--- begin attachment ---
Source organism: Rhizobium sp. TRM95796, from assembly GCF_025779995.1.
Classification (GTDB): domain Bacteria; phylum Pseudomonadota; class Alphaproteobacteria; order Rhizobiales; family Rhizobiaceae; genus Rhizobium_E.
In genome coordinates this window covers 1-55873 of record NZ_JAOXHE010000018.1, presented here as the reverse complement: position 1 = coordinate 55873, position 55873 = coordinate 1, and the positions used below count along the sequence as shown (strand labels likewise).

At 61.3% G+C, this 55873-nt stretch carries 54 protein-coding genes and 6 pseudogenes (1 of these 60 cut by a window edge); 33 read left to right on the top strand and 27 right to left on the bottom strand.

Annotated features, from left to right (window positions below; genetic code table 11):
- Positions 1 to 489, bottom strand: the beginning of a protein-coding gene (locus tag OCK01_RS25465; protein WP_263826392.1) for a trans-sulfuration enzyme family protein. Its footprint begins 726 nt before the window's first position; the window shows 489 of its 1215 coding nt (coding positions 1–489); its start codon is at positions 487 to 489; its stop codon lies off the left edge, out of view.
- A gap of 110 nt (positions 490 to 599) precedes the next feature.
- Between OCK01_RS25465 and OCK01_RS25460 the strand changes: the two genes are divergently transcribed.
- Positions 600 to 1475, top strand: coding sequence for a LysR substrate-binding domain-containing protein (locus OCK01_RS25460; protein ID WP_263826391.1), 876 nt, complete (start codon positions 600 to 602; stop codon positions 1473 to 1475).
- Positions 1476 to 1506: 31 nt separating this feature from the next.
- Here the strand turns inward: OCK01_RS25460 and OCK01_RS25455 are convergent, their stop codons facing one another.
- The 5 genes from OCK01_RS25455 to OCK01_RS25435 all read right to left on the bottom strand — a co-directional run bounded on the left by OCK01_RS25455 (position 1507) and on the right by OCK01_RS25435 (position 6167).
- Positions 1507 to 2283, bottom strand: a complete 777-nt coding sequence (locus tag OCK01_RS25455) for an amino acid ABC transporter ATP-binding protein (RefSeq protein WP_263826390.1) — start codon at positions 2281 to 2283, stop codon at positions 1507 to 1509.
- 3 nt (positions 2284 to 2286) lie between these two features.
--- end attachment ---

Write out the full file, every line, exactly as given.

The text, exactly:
Source organism: Rhizobium sp. TRM95796, from assembly GCF_025779995.1.
Classification (GTDB): domain Bacteria; phylum Pseudomonadota; class Alphaproteobacteria; order Rhizobiales; family Rhizobiaceae; genus Rhizobium_E.
In genome coordinates this window covers 1-55873 of record NZ_JAOXHE010000018.1, presented here as the reverse complement: position 1 = coordinate 55873, position 55873 = coordinate 1, and the positions used below count along the sequence as shown (strand labels likewise).

At 61.3% G+C, this 55873-nt stretch carries 54 protein-coding genes and 6 pseudogenes (1 of these 60 cut by a window edge); 33 read left to right on the top strand and 27 right to left on the bottom strand.

Annotated features, from left to right (window positions below; genetic code table 11):
- Positions 1 to 489, bottom strand: the beginning of a protein-coding gene (locus tag OCK01_RS25465; protein WP_263826392.1) for a trans-sulfuration enzyme family protein. Its footprint begins 726 nt before the window's first position; the window shows 489 of its 1215 coding nt (coding positions 1–489); its start codon is at positions 487 to 489; its stop codon lies off the left edge, out of view.
- A gap of 110 nt (positions 490 to 599) precedes the next feature.
- Between OCK01_RS25465 and OCK01_RS25460 the strand changes: the two genes are divergently transcribed.
- Positions 600 to 1475, top strand: coding sequence for a LysR substrate-binding domain-containing protein (locus OCK01_RS25460; protein ID WP_263826391.1), 876 nt, complete (start codon positions 600 to 602; stop codon positions 1473 to 1475).
- Positions 1476 to 1506: 31 nt separating this feature from the next.
- Here the strand turns inward: OCK01_RS25460 and OCK01_RS25455 are convergent, their stop codons facing one another.
- The 5 genes from OCK01_RS25455 to OCK01_RS25435 all read right to left on the bottom strand — a co-directional run bounded on the left by OCK01_RS25455 (position 1507) and on the right by OCK01_RS25435 (position 6167).
- Positions 1507 to 2283, bottom strand: a complete 777-nt coding sequence (locus tag OCK01_RS25455) for an amino acid ABC transporter ATP-binding protein (RefSeq protein WP_263826390.1) — start codon at positions 2281 to 2283, stop codon at positions 1507 to 1509.
- 3 nt (positions 2284 to 2286) lie between these two features.